On Sunday night in LA, Leonardo DiCaprio finally won an Oscar. He was first nominated for an Academy Award at the age of 20 for What’s Eating Gilbert Grape. He was always keen on taking challenging roles rather than going for the stereotypical good looking male lead in a Romcom in order to further his career, but he was catapulted into stardom by the hit Titanic and perfected his craft with Gangs of New York and Catch Me If You Can. And yet each time he was nominated (5 times before this year) the Oscar eluded him.

Leonardo Dicaprio wins Oscar

It would have been easy for DiCaprio to have become disillusioned, turning his back on the industry. He could have felt that the academy (and therefore those working within it) did not value him and have gone ‘off the rails’. He could have even decided to set about winning an Oscar by choosing roles based purely on their likelihood of winning awards. He did none of that. He diligently steered his career, focusing on partnering with those people who would add value to him as a performer (for example, Martin Scorsese), projects that would push him (his role in Django Unchained) and creating a perception that not only is he a great actor, but a genuinely nice guy. All of this combined to create success. Not only did he win the Oscar, he added to that a Golden Globe, a Bafta and countless other prizes. Leonardo DiCaprio is a man at the top of his game; arguably THE leading actor of his generation and one who can now have his pick of any role.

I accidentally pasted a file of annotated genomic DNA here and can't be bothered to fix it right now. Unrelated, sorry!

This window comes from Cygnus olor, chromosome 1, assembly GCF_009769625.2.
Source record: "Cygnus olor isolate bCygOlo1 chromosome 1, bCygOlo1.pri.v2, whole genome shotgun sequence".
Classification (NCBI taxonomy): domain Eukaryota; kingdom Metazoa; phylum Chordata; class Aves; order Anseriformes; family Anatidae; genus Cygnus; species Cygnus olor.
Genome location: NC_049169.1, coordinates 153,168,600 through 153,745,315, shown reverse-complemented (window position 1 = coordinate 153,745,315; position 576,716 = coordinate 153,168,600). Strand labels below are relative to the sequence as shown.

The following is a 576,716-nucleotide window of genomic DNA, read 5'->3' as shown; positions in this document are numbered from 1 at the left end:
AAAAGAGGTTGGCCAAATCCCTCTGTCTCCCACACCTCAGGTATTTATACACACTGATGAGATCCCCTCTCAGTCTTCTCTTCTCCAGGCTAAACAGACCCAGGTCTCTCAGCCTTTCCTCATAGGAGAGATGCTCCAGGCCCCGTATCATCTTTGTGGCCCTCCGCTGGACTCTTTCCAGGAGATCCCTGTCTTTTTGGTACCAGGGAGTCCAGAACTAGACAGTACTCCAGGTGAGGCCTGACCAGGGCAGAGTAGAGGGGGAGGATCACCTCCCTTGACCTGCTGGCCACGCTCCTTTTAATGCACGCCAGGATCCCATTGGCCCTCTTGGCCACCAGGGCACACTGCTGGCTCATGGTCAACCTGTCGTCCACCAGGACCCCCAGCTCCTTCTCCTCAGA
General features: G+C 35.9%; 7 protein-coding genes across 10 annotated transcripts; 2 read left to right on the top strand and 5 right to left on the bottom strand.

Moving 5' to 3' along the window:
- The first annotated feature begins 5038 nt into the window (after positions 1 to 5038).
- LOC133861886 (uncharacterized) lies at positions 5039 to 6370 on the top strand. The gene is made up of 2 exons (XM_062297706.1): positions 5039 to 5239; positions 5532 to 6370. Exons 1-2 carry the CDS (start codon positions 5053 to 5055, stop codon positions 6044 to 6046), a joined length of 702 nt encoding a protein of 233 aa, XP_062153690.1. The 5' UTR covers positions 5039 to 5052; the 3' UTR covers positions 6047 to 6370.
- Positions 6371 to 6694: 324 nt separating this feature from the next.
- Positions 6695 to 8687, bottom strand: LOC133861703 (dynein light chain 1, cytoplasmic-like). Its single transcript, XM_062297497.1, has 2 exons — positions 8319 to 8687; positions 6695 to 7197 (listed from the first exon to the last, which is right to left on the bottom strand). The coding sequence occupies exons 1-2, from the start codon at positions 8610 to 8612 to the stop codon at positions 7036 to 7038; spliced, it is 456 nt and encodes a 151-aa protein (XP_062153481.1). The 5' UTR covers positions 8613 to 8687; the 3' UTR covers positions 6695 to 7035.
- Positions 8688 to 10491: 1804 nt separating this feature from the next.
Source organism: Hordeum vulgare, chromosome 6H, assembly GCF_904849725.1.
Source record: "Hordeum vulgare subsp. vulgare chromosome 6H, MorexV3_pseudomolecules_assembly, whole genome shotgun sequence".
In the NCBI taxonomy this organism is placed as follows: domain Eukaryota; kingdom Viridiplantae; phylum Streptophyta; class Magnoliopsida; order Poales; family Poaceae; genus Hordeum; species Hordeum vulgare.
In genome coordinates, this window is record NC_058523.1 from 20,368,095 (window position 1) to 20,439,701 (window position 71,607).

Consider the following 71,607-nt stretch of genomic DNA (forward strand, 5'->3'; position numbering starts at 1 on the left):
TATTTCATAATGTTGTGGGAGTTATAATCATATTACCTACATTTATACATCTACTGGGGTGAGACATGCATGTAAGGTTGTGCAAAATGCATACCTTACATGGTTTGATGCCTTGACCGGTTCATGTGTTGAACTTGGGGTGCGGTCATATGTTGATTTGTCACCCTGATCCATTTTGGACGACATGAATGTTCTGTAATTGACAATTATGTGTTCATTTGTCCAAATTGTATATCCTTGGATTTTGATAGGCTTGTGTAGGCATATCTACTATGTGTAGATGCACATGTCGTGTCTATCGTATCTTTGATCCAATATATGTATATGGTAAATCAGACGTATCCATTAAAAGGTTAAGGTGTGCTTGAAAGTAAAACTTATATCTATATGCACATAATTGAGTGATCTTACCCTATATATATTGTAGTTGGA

This level of career planning is not something that is only open to Hollywood royalty. Everyone can be the master of their own career destiny.

When you’re setting career goals, it is absolutely vital that they’re not aimed so high that they’re completely unachievable within the timeframe that you have set. If you make this mistake, you will soon become demotivated because you will never feel as though you’re making any progress towards your goals. You should also ensure that you know exactly what you need to do to achieve your goals – for example would additional training or qualifications help, or taking on some additional tasks, or asking to join a particular project team where you will learn some new skills? It can also be good to set some measures and milestones, as this can allow you to see your progress – which can be very highly motivating and enable you to support any claim you may have to a promotion or new role.